Eighteen years later, the damage done in the coordinated terrorist attacks of Sept. 11, 2001, is still making itself known.
“We are still feeling the fallout from that day,” said State Fire Marshal Tim Bean.
Bean, formerly the chief of the West Plains Fire Department, made his remarks as he reflected on information that has come to light regarding the first responders and firefighters who were exposed to chemicals and hazardous materials. Many have suffered illnesses since, including deadly cancers.
During the Springfield Area 9/11 Memorial Stair Climb that took place Saturday, Bean said he was alarmed to learn that about 300 first responders, including firefighters, had succumbed to illnesses related to exposure during the aftermath of 9/11.
The number of firefighters who perished in rescue efforts Sept. 11, 2001, is 343.
“Now, almost 20 years later, we’ve seen a spike in medical and cancer events and it looks like that number is going to keep coming up,” said Bean. “In the first responder and fire world, we’re just seeing an increase in the magnitude of firefighter cancers. The numbers are just starting to surface and are pointing to a laundry list of carcinogenic exposures.
“It’s a new hot topic in the fire world and now we’re taking steps to educate firefighters about similar exposures to toxins.”
In the last four to five decades, firefighters are increasingly being exposed to polymers, plastics and formaldehydes more commonly used in homebuilding, furnishings and other household materials, compared to the more common natural materials like cotton and wood of the past, said Bean.
Research resulting from firefighter exposure to toxins during 9/11 is leading to new advice on how to handle gear and cleansing the body of possibly harmful chemical residues as soon as possible after contact.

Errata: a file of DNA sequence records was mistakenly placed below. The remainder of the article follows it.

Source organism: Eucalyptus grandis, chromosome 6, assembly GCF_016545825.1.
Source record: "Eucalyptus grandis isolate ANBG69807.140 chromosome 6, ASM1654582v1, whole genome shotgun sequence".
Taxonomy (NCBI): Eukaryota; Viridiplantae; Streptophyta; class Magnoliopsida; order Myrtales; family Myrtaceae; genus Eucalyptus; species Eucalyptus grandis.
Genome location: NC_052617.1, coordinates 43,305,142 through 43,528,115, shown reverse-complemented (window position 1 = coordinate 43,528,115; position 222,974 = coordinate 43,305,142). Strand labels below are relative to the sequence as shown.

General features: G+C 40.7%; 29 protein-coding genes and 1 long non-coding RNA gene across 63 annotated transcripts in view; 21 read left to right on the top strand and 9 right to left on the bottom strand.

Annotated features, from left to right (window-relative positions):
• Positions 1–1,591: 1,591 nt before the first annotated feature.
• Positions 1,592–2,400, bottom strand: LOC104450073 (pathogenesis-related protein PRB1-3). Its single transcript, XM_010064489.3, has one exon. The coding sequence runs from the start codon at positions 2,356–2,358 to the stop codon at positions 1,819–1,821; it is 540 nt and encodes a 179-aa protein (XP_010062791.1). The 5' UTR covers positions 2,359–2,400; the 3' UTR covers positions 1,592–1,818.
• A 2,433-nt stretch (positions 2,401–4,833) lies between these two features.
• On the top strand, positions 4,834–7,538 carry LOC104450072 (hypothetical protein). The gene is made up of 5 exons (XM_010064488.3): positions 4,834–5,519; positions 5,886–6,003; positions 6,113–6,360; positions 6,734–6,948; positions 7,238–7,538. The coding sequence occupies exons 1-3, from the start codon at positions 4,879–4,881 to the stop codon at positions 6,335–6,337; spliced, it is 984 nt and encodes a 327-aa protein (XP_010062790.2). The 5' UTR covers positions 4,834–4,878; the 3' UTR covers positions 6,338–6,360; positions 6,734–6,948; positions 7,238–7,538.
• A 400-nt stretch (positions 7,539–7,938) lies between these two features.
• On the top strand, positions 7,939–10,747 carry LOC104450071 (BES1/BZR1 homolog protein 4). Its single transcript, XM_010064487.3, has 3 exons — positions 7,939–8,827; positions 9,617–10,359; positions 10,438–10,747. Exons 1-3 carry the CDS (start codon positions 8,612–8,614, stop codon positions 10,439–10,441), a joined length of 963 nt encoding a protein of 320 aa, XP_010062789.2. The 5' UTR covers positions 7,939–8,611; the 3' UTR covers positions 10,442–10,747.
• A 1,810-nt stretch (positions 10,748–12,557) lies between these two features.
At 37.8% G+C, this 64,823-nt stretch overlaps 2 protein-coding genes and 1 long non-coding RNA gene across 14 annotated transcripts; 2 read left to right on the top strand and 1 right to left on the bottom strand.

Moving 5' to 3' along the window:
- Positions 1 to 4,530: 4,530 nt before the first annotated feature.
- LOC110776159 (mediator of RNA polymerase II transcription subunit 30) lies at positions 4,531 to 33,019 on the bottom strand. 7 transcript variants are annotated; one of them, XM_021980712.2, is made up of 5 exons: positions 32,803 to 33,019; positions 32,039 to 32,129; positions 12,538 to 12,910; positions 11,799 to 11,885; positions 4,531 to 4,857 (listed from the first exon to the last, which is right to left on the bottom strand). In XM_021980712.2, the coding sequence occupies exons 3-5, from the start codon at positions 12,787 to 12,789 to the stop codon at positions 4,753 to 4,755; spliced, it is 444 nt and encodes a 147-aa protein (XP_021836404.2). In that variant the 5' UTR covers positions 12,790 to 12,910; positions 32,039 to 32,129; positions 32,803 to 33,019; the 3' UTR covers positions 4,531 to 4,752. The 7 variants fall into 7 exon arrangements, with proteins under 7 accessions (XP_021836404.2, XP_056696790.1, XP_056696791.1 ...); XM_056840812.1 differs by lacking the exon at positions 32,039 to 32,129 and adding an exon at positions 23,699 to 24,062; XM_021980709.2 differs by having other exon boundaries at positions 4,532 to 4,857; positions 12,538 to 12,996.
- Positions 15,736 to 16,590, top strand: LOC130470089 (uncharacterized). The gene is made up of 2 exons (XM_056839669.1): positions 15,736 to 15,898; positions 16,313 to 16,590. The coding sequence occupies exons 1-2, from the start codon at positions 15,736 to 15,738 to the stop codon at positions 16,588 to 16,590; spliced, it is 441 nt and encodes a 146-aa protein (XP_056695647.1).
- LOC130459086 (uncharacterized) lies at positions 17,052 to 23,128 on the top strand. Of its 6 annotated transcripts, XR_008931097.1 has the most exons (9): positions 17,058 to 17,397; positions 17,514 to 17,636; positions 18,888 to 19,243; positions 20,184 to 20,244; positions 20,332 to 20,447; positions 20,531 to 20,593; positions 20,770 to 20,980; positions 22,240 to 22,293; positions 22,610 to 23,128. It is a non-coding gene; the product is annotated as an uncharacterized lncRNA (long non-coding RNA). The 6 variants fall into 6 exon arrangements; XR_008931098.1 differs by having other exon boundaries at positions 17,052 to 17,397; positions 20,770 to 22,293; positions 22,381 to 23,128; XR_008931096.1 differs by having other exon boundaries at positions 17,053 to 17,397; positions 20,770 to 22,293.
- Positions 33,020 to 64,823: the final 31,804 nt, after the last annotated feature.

“It’s really becoming a necessity,” Bean emphasized. “In West Plains, we have full time firefighters, but we also have rural fire department volunteers who leave their day job then might go back to work without cleaning off contaminants.”
“It’s complicated but important,” he said of the procedures needed to reduce the risk of illness from exposure.
That includes more careful handling of turnout gear to prevent hazardous agents from being spread to vehicle seats and implementing other precautions.
In an article he penned for the Quill in 2011, on the 10-year anniversary of the Sept. 11 attacks, Bean recalled the events of the day and watching events unfold in the company local firefighters and police officers. Bean was chief of the West Plains Fire Department at the time.
“As I watched the emergency service first responders enter the scene, which transformed into the extraordinary situation that some may lose their lives to save others, I had no idea the we, in the fire service, would lose 343 brothers and sisters that day and the days that followed proving American heroes respond without hesitation,” he wrote.
In those first 10 years, Bean said, emergency service management “changed forever, taking on new dimensions.”
Weapons of mass destruction, chemical radiological nuclear explosives, National Incident Management System and Homeland Security Systems became part of the vocabulary, and the previously unheard of possibility of a large-scale terrorist attack led to hours of training, simulation exercises and billions of dollars invested in preparation.
“I feel our nation’s emergency service community will never look at our homeland security the same,” he said at the time.